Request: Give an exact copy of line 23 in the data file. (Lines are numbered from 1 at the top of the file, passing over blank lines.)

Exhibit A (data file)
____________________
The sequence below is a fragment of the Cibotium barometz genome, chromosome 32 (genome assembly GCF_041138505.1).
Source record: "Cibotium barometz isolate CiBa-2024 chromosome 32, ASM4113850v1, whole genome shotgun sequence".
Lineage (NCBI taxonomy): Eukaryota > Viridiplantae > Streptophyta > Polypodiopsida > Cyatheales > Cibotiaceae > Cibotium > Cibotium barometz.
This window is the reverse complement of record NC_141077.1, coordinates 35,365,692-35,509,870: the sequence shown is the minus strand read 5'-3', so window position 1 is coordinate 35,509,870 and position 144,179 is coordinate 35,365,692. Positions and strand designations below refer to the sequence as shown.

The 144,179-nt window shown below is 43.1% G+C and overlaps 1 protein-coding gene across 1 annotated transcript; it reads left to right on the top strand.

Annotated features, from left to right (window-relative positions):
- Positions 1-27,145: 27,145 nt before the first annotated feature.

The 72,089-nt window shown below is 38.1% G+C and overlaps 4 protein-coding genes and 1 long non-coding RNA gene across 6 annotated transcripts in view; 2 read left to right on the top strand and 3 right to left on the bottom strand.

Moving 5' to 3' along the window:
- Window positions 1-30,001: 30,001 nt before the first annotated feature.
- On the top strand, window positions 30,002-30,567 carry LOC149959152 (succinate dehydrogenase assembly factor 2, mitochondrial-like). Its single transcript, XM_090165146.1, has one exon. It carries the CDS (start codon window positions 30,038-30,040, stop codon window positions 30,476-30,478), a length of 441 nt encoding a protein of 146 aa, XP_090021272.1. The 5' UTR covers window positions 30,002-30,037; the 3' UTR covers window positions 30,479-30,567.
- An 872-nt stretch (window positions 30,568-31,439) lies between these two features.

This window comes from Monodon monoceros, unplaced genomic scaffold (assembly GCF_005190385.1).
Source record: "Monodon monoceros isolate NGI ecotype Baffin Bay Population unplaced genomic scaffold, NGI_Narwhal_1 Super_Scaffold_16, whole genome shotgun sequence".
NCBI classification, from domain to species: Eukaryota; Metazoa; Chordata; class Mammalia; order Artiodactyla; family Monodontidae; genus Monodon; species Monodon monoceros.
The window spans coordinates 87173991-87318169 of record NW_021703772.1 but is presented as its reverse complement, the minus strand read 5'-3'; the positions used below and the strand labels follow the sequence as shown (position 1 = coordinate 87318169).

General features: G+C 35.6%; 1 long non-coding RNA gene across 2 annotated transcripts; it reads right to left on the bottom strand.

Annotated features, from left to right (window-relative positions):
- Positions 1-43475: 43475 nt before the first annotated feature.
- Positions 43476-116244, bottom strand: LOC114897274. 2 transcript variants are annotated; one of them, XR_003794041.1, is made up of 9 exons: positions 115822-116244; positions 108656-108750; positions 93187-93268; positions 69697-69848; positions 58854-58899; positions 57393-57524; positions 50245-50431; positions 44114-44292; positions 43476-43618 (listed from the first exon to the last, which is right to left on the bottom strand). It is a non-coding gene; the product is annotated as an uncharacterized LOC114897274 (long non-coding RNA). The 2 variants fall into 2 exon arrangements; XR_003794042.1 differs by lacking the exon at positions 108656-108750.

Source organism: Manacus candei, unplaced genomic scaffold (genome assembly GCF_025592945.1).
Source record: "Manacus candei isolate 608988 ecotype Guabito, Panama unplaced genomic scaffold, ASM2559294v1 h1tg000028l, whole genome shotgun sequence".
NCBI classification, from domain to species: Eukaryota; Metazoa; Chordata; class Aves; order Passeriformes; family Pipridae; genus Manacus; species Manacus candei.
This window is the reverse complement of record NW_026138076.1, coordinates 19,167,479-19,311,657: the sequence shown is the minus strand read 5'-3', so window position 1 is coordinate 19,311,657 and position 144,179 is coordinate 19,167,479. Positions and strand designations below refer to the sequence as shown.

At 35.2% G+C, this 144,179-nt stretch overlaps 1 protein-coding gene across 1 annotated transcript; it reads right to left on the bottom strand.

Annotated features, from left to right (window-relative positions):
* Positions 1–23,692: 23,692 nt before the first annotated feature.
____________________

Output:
NCBI classification, from domain to species: Eukaryota; Metazoa; Chordata; class Aves; order Passeriformes; family Pipridae; genus Manacus; species Manacus candei.